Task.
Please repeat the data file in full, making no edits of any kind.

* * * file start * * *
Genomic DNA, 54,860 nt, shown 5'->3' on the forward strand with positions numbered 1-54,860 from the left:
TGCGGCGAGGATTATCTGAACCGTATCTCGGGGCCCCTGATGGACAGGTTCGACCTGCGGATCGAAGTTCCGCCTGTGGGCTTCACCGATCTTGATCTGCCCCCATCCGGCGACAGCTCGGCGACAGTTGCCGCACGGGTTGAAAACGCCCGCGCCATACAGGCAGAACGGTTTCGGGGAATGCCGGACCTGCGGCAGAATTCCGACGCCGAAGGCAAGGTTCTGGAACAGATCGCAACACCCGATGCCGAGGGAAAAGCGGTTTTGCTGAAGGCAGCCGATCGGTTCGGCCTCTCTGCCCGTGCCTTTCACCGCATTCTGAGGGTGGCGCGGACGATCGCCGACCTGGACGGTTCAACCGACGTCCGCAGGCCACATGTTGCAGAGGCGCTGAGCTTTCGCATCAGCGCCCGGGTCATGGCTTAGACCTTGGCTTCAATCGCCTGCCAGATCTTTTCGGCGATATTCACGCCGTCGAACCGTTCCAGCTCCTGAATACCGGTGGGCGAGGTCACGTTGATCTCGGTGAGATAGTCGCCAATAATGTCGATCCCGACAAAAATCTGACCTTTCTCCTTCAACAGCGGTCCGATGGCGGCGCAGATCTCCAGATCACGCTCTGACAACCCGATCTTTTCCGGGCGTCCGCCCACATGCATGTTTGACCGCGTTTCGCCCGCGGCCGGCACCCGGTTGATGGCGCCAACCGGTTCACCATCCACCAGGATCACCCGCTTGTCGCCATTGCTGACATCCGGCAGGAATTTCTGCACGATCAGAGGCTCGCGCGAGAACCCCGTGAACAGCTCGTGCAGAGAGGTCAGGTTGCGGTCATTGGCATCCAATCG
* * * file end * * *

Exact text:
Genomic DNA, 54,860 nt, shown 5'->3' on the forward strand with positions numbered 1-54,860 from the left:
TGCGGCGAGGATTATCTGAACCGTATCTCGGGGCCCCTGATGGACAGGTTCGACCTGCGGATCGAAGTTCCGCCTGTGGGCTTCACCGATCTTGATCTGCCCCCATCCGGCGACAGCTCGGCGACAGTTGCCGCACGGGTTGAAAACGCCCGCGCCATACAGGCAGAACGGTTTCGGGGAATGCCGGACCTGCGGCAGAATTCCGACGCCGAAGGCAAGGTTCTGGAACAGATCGCAACACCCGATGCCGAGGGAAAAGCGGTTTTGCTGAAGGCAGCCGATCGGTTCGGCCTCTCTGCCCGTGCCTTTCACCGCATTCTGAGGGTGGCGCGGACGATCGCCGACCTGGACGGTTCAACCGACGTCCGCAGGCCACATGTTGCAGAGGCGCTGAGCTTTCGCATCAGCGCCCGGGTCATGGCTTAGACCTTGGCTTCAATCGCCTGCCAGATCTTTTCGGCGATATTCACGCCGTCGAACCGTTCCAGCTCCTGAATACCGGTGGGCGAGGTCACGTTGATCTCGGTGAGATAGTCGCCAATAATGTCGATCCCGACAAAAATCTGACCTTTCTCCTTCAACAGCGGTCCGATGGCGGCGCAGATCTCCAGATCACGCTCTGACAACCCGATCTTTTCCGGGCGTCCGCCCACATGCATGTTTGACCGCGTTTCGCCCGCGGCCGGCACCCGGTTGATGGCGCCAACCGGTTCACCATCCACCAGGATCACCCGCTTGTCGCCATTGCTGACATCCGGCAGGAATTTCTGCACGATCAGAGGCTCGCGCGAGAACCCCGTGAACAGCTCGTGCAGAGAGGTCAGGTTGCGGTCATTGGCATCCAATCG